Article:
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Unleashing Our Black Belts
Read in conjunction with AFSA
President Susan Johnson’s recent col-
umns about the institutional culture of
the Foreign Service, the January
Speaking Out column by George Jones,
“The Next 50 Years,” got me thinking.
Can an organization like ours, often de-
scribed as even more hierarchical than
the military, adapt and change quickly?
And if so, how?
Based on his column, Mr. Jones’ an-
swer to that question would seem to be
“no.” Rarely an early adopter of tech-
nology, the Foreign Service will always
lag behind the private sector.
I ammore optimistic, for I truly be-
lieve that our greatest asset is our peo-
ple. Still, there is no denying that the
current personnel structure of the For-
eign Service hobbles us in addressing
complex challenges.
I would posit that some of the
newest FSOs are among the most ex-
perienced people anywhere in our
ranks. But does the Foreign Service
tap their talents fully?
The recent crop of new hires —
bankers, professors, politicians, lawyers
and entrepreneurs — bring with them
a remarkable wealth of specialized
skills. Yet they are treated essentially
the same as 20-somethings who have
just completed college and have no
practical experience.
Yes, organizational culture is impor-
tant, and yes, we can learn valuable les-
sons serving on the visa line or working
as a general services officer for a tour.
That is one reason simply importing a
private-sector executive into a FS-2 po-
sition probably would not work. But
immediately promoting an executive
with 20 years of management experi-
ence to FS-2 upon tenuring might
make sense.
Alternatively, State could eliminate
mandatory minimum time in class so
that all FSOs are promoted, regardless
of age or tenure, based on their ability
to move up and manage at the next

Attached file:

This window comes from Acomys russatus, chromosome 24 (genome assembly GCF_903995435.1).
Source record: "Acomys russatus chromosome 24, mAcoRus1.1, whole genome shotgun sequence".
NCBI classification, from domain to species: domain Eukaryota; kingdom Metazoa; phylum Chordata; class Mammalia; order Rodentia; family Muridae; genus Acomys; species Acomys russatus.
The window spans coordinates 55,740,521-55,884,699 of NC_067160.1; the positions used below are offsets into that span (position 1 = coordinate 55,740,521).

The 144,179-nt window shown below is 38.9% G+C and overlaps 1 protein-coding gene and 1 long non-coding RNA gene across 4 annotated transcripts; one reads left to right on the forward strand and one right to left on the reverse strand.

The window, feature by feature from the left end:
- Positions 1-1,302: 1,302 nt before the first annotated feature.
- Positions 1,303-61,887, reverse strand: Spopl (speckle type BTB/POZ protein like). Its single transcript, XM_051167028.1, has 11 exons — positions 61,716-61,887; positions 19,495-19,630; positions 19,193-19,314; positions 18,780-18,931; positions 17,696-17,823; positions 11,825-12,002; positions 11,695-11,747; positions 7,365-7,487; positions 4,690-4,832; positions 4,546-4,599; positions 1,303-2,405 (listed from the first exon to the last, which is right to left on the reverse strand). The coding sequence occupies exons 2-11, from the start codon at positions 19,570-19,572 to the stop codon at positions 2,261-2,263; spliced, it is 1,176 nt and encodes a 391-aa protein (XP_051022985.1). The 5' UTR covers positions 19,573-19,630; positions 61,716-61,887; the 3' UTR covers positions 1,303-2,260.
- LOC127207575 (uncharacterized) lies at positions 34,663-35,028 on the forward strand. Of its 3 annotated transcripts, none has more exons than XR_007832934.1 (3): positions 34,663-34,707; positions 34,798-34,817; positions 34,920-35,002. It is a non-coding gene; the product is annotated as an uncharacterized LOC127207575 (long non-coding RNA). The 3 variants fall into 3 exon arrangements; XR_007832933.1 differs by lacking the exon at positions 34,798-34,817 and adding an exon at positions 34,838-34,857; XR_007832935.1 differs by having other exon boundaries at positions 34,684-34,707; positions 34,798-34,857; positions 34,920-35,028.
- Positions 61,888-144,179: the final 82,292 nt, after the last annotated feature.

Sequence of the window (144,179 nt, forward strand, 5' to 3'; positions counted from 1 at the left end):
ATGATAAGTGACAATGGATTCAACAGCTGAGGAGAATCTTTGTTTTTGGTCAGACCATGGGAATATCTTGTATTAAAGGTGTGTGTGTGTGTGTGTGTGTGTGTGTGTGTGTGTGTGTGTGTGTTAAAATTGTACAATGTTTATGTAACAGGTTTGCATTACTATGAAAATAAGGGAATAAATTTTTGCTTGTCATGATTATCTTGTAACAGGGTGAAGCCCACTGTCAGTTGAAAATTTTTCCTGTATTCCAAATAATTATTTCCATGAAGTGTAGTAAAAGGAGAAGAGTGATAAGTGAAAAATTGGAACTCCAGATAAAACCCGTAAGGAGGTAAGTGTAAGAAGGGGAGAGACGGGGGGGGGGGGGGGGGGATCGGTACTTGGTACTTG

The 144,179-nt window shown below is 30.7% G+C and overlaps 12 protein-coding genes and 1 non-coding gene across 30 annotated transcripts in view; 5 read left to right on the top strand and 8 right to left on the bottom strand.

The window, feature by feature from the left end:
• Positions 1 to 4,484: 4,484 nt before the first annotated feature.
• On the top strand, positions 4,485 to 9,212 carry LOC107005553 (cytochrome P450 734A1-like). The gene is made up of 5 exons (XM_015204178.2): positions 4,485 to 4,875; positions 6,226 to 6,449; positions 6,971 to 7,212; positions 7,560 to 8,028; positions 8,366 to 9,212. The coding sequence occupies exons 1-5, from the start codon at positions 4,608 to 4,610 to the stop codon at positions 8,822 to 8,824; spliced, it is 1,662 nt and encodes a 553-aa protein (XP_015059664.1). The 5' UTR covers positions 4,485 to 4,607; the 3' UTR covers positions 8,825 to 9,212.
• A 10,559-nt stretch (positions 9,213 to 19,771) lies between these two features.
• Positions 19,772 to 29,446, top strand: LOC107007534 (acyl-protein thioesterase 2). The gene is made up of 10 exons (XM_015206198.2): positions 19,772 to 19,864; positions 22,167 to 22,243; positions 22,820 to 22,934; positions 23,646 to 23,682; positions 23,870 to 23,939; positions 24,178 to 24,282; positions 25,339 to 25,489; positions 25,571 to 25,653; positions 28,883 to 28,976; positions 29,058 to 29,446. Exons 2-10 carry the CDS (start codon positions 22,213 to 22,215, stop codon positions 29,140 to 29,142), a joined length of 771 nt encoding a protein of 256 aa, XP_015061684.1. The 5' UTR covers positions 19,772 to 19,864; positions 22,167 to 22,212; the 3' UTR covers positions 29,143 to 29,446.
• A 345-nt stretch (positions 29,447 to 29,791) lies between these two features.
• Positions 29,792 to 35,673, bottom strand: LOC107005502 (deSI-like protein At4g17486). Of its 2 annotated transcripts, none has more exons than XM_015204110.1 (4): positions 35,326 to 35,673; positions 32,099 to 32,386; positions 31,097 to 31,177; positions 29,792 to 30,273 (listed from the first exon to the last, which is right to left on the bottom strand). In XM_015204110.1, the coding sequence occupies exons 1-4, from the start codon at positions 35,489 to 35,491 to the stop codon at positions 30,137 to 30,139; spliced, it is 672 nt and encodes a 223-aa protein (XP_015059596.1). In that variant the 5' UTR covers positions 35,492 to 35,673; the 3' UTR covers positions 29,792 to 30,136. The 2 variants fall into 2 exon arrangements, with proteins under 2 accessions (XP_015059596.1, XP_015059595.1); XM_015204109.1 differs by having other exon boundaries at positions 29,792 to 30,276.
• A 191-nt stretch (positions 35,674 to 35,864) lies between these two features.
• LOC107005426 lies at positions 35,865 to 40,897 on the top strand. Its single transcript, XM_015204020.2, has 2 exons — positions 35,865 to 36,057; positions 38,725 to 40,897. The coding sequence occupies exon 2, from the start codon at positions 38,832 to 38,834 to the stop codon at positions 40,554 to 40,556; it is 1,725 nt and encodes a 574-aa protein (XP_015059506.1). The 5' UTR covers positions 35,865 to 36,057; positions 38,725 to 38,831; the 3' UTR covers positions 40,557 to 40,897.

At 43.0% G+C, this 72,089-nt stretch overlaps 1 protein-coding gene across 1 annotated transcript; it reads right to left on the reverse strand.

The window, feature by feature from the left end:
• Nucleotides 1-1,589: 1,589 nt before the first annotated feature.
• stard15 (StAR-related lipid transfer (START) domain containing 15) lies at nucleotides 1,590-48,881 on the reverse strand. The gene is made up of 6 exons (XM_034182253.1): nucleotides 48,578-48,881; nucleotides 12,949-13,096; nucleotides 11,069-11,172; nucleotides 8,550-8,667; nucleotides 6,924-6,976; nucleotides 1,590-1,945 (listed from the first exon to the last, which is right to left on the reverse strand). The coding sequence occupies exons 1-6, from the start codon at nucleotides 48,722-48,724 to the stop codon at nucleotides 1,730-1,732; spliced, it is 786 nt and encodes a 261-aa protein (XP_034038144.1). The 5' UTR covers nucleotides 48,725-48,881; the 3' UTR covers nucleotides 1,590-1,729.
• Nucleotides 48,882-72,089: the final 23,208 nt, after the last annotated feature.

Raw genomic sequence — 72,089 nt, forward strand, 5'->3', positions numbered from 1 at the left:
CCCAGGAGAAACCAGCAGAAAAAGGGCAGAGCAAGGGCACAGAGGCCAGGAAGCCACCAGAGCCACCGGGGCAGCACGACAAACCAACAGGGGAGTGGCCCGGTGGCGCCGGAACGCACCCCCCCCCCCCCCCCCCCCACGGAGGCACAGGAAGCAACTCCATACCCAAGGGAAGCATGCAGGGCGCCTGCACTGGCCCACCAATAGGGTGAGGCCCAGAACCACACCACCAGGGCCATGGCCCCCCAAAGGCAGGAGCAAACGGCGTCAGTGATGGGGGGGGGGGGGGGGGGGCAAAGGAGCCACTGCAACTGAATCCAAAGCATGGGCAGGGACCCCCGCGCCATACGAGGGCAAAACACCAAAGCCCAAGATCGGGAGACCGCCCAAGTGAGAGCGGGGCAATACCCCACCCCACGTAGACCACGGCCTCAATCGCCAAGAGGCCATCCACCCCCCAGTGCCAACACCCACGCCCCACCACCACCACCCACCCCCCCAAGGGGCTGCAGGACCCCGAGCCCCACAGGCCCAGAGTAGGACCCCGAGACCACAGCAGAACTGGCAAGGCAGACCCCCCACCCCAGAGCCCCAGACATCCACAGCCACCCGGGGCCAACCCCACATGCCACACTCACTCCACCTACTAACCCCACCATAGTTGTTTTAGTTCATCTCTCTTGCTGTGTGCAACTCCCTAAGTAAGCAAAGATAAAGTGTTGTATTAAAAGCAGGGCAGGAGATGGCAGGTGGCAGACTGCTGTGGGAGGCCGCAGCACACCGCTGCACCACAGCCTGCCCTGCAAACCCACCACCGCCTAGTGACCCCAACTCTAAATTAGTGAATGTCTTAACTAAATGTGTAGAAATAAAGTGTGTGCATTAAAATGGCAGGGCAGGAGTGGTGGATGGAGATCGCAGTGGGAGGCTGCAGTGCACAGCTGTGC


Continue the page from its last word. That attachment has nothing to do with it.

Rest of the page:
level.
We have many new people with
new ideas and knowledge who are the
black belts of expertise that the Foreign
Service needs. Yet they are treated as
white belts: unknowing, unenlightened
and clumsy. After just one or two tours,
many become sure-footed and adept
within the culture of the Foreign Serv-
ice, but they are still constrained—not
by a lack of ability, but by the organiza-
tional culture.
Our hierarchy needs to become
more of a meritocracy. Time in class
does not equal expertise. Longevity
does not equal competence. Seniority
should not confer entitlement. One of
the greatest reasons for the downfall of
the union movement over the last 50
years is the failure to recognize and ad-
just to that set of facts.
As an AFSA post representative, I
am fully committed to protecting all
employees’ rights. But as a mid-career
hire, I am desperately hoping not to be
bored during the first several tours of
my career.
The State Department is a big bu-
reaucracy, already limited in effective-
ness by funding constraints, an unclear
mission and a circumscribed role in
world affairs relative to the Depart-
ment of Defense. But there are so
many areas of our internal culture and
structure that we
can
control.
We should put in place a person-
nel system that hires the best, lets
them rise as fast as they can and has
zero tolerance for incompetence, all
while advancing America’s interna-
tional interests.
That would be a noble goal for any
governmental agency. But such a shift
is absolutely critical for the Depart-
ment of State as we head into budget
cycle after budget cycle where we are
told to do more with less.
Instead, how about we domore with
what we have? Because what we have
is pretty great, but sorely underutilized.
Bob Perls
AFSA Representative
Consulate General
Frankfurt
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